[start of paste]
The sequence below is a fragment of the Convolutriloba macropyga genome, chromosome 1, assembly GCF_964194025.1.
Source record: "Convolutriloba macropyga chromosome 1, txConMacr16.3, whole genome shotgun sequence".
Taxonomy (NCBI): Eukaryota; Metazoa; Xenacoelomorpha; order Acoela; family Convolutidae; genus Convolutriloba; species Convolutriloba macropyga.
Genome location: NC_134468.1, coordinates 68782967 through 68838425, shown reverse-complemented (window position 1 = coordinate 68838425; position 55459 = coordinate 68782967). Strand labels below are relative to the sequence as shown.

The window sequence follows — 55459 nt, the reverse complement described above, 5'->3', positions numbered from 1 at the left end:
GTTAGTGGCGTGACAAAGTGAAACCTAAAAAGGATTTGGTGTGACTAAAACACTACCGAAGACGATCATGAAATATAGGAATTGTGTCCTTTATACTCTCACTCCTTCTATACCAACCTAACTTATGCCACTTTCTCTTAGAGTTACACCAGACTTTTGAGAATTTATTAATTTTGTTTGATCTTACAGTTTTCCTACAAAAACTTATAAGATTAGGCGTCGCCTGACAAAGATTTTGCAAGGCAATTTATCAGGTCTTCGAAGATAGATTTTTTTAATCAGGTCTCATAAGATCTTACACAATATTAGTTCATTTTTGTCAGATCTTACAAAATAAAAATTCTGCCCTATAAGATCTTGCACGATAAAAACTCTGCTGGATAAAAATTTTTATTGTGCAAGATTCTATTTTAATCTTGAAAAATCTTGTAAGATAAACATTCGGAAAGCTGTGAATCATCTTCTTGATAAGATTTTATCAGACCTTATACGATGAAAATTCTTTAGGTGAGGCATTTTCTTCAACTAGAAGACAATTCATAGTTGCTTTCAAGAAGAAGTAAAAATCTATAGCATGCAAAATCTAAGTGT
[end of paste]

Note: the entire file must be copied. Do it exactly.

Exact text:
The sequence below is a fragment of the Convolutriloba macropyga genome, chromosome 1, assembly GCF_964194025.1.
Source record: "Convolutriloba macropyga chromosome 1, txConMacr16.3, whole genome shotgun sequence".
Taxonomy (NCBI): Eukaryota; Metazoa; Xenacoelomorpha; order Acoela; family Convolutidae; genus Convolutriloba; species Convolutriloba macropyga.
Genome location: NC_134468.1, coordinates 68782967 through 68838425, shown reverse-complemented (window position 1 = coordinate 68838425; position 55459 = coordinate 68782967). Strand labels below are relative to the sequence as shown.

The window sequence follows — 55459 nt, the reverse complement described above, 5'->3', positions numbered from 1 at the left end:
GTTAGTGGCGTGACAAAGTGAAACCTAAAAAGGATTTGGTGTGACTAAAACACTACCGAAGACGATCATGAAATATAGGAATTGTGTCCTTTATACTCTCACTCCTTCTATACCAACCTAACTTATGCCACTTTCTCTTAGAGTTACACCAGACTTTTGAGAATTTATTAATTTTGTTTGATCTTACAGTTTTCCTACAAAAACTTATAAGATTAGGCGTCGCCTGACAAAGATTTTGCAAGGCAATTTATCAGGTCTTCGAAGATAGATTTTTTTAATCAGGTCTCATAAGATCTTACACAATATTAGTTCATTTTTGTCAGATCTTACAAAATAAAAATTCTGCCCTATAAGATCTTGCACGATAAAAACTCTGCTGGATAAAAATTTTTATTGTGCAAGATTCTATTTTAATCTTGAAAAATCTTGTAAGATAAACATTCGGAAAGCTGTGAATCATCTTCTTGATAAGATTTTATCAGACCTTATACGATGAAAATTCTTTAGGTGAGGCATTTTCTTCAACTAGAAGACAATTCATAGTTGCTTTCAAGAAGAAGTAAAAATCTATAGCATGCAAAATCTAAGTGT